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The Mountaintop review at the Other Room, Cardiff – ‘a resonant revival’

Alexandria Riley and Mensah Bediako in The Mountaintop at the Other Room, Cardiff. Photo: Aenne Pallasca

Fio’s revival of Katori Hall’s The Mountaintop opens days before another version opens at London’s Young Vic.

The play depicts a meeting between Martin Luther king on the last night of his life and the maid at the motel in which he’s staying.  Hall’s depiction of the civil rights campaigner is a complex one. His faults – including his extra-marital affairs – are not glossed over, and his unpopular stance on the Vietnam War also gets mentioned.As King, Mensah Bediako carries himself with the upright posture of a man used to standing on a podium. His intermittent hoarseness hints at the monumental energy the great orator expends each day.

It’s Alexandria Riley who steals the show though, as Camae, the maid. Her words tumble out in a rhythmic fashion that often softens the seriousness of the message being delivered. Riley switches easily between slick one-liners and orders given with a maternal sternness. Her performance of the play’s poetic final passage chronicling 20th century American history is powerful yet understated.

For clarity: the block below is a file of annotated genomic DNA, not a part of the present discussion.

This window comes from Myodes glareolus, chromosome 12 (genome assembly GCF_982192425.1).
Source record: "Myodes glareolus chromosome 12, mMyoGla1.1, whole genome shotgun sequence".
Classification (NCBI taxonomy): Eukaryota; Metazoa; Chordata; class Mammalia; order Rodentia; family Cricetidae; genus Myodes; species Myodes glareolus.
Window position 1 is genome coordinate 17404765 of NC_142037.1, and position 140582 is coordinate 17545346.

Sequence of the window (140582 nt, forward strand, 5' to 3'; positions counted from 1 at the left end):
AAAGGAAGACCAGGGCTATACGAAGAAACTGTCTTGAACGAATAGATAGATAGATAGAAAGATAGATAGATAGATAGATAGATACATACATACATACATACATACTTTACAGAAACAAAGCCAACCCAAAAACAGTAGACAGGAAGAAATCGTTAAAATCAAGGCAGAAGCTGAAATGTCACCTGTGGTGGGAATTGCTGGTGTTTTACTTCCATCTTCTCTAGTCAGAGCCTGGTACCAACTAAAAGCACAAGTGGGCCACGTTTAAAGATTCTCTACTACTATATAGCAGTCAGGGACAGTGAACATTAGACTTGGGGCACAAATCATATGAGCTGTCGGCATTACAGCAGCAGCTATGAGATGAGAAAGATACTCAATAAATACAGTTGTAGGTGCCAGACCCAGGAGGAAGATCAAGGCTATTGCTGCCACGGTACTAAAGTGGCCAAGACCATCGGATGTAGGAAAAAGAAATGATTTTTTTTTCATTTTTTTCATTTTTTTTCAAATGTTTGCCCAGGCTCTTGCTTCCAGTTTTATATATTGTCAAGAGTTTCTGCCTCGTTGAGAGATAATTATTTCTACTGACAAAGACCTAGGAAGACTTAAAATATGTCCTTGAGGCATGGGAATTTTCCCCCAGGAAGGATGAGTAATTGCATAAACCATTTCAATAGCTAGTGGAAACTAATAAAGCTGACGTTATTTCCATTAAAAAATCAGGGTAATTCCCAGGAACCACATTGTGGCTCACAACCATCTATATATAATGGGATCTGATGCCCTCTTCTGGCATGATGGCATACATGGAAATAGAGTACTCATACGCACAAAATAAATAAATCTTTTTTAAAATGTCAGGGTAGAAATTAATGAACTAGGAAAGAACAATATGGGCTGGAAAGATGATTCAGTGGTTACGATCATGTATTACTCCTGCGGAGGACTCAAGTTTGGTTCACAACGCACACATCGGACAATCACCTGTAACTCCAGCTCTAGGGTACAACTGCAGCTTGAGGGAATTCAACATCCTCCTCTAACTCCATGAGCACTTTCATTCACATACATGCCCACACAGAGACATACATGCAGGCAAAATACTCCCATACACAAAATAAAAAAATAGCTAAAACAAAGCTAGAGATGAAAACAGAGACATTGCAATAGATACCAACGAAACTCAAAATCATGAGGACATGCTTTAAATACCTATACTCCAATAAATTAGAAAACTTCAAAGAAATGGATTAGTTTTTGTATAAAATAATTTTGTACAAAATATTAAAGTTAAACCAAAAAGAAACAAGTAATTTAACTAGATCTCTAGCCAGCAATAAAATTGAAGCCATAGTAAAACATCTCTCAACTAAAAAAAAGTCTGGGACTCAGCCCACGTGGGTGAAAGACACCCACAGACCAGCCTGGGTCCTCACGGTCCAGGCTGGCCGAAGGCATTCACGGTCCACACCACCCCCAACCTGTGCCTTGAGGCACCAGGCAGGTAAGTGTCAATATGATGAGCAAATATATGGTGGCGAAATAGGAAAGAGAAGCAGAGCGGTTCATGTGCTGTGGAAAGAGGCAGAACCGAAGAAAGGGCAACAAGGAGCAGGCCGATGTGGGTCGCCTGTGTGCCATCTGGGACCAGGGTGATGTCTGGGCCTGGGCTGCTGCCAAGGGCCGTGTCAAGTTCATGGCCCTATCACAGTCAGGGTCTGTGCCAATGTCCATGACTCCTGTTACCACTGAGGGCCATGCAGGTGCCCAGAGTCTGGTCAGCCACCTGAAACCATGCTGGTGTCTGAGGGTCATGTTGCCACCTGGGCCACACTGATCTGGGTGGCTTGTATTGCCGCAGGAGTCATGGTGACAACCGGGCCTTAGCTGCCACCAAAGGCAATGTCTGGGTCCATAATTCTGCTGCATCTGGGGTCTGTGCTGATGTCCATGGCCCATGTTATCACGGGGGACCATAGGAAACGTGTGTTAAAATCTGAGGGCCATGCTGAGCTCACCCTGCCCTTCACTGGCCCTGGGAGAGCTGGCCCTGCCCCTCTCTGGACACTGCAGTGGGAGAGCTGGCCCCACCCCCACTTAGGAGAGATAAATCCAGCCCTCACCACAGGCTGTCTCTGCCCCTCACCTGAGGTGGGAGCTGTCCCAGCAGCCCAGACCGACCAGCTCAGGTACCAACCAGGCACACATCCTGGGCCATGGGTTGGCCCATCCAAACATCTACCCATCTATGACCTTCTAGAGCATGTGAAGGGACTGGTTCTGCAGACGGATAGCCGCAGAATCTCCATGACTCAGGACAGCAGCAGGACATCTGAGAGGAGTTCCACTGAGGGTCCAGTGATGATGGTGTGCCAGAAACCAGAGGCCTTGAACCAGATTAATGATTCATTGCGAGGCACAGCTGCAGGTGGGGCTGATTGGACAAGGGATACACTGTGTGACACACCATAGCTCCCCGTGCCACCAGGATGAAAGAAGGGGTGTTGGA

Though the Cardiff venue is a pub theatre of just 44 seats, Stacey-Jo Atkinson’s set design makes much of the small space, employing forced perspective by angling the walls of the motel room. The video projections by Zakk Hein are less successful. Whilst well-executed, the more surrealist images jar with the rest of the design. Simpler pictures, like one of falling rain, are more effective. Despite this, Abdul Shayek’s production is a strong one that drills home Dr King’s repeated line: “We’ve still got so much work to do.”

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An engaging, strongly performed production of Katori Hall’s resonant play